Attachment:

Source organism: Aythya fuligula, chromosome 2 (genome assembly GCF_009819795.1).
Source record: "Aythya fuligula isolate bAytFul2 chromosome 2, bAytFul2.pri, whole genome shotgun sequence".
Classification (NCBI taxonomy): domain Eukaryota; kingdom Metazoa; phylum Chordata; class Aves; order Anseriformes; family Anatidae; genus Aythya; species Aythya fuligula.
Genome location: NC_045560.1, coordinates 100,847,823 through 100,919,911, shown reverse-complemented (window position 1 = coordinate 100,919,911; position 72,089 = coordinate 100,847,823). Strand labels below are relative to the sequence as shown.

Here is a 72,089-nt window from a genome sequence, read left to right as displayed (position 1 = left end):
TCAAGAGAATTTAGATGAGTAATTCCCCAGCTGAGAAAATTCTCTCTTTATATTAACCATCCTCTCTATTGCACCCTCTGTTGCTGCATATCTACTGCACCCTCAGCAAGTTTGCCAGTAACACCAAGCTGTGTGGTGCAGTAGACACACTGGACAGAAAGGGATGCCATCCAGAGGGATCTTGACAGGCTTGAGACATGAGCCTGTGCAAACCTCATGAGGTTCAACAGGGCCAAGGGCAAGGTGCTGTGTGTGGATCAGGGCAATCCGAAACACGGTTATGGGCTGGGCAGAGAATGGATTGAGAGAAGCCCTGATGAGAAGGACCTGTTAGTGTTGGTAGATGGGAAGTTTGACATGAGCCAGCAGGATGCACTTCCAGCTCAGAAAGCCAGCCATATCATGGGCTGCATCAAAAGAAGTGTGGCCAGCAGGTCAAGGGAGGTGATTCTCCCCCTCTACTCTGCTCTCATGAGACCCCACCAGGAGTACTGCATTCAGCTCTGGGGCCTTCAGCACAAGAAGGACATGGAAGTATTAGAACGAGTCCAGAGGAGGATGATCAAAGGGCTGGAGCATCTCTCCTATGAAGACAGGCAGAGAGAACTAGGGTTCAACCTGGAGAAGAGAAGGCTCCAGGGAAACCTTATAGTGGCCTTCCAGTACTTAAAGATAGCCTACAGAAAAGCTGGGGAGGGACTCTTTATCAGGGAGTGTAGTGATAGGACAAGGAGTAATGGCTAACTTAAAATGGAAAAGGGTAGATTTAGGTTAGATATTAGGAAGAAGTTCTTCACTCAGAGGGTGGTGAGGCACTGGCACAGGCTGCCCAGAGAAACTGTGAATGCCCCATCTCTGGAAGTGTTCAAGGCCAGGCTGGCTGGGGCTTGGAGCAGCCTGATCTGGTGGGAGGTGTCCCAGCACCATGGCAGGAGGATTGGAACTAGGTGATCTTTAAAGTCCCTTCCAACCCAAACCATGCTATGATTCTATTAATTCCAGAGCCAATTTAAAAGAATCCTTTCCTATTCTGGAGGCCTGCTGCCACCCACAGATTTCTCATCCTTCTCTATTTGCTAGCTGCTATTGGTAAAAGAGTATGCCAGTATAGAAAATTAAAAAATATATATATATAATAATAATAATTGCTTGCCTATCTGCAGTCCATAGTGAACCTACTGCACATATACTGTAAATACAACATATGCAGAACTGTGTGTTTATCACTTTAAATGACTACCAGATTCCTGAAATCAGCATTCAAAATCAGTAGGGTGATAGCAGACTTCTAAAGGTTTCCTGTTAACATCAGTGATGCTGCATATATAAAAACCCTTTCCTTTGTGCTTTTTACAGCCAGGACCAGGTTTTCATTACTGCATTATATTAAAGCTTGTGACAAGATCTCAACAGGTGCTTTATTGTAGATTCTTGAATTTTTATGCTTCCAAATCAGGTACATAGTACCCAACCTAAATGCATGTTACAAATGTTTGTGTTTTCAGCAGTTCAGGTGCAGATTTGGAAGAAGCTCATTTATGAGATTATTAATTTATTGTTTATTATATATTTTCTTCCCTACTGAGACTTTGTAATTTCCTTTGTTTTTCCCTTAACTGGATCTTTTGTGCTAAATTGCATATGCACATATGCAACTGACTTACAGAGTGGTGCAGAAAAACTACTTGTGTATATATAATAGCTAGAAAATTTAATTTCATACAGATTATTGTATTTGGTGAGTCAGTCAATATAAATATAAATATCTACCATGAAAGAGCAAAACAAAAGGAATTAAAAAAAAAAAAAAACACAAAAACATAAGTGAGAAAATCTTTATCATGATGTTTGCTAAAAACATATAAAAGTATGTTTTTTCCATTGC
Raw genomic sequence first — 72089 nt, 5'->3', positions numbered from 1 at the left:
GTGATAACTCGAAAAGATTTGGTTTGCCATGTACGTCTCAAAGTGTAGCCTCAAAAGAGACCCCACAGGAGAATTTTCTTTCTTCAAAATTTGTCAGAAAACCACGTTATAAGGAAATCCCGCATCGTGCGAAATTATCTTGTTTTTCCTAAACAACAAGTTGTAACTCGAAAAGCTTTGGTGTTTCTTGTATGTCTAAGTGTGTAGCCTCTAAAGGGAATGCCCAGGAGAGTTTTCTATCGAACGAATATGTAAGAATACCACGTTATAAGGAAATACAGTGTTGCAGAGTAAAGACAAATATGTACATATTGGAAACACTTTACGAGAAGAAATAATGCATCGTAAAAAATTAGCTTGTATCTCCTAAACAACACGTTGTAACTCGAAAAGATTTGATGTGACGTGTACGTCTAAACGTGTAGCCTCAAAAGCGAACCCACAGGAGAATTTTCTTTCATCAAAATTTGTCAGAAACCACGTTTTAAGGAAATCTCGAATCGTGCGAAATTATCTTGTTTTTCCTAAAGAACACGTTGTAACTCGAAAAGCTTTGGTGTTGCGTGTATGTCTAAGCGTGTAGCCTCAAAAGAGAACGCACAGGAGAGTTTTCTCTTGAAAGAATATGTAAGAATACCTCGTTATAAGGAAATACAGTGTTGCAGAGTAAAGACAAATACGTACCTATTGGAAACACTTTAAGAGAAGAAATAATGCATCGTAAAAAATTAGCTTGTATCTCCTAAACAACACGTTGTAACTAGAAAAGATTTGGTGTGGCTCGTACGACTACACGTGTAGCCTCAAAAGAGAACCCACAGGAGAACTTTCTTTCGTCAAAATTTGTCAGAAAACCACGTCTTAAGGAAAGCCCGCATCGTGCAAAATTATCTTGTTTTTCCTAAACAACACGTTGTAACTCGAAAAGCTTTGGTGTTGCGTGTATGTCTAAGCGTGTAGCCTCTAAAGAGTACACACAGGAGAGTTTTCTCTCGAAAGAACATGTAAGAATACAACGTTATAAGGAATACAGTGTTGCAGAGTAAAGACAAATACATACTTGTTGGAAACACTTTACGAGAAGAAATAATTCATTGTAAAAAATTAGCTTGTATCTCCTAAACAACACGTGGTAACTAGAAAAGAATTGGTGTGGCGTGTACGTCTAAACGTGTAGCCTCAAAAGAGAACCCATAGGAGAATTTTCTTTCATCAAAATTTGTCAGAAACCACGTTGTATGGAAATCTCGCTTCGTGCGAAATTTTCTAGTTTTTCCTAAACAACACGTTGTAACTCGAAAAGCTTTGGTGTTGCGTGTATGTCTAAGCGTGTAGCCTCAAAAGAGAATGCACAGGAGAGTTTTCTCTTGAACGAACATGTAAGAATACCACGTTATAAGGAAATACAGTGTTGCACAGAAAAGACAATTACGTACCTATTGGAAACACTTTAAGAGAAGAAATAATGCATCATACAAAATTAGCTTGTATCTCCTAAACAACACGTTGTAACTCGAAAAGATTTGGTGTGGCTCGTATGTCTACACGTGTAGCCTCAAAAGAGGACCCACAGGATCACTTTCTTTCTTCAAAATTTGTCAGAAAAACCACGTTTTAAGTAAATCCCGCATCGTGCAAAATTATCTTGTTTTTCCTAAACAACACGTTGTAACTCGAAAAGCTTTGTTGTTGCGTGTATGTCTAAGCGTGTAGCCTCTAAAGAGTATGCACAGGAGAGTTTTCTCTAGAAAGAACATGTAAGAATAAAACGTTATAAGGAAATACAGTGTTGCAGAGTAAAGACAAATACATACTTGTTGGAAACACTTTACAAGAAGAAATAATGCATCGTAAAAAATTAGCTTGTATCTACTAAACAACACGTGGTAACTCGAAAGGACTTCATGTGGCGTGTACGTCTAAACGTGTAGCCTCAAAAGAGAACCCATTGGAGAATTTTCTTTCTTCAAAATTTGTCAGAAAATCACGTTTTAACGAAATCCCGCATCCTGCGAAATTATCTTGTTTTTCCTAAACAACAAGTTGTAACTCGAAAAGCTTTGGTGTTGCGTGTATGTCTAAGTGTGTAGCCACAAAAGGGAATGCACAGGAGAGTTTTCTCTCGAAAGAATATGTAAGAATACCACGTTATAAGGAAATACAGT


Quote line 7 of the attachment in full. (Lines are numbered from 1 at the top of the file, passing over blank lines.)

Raw genomic sequence first — 72089 nt, 5'->3', positions numbered from 1 at the left: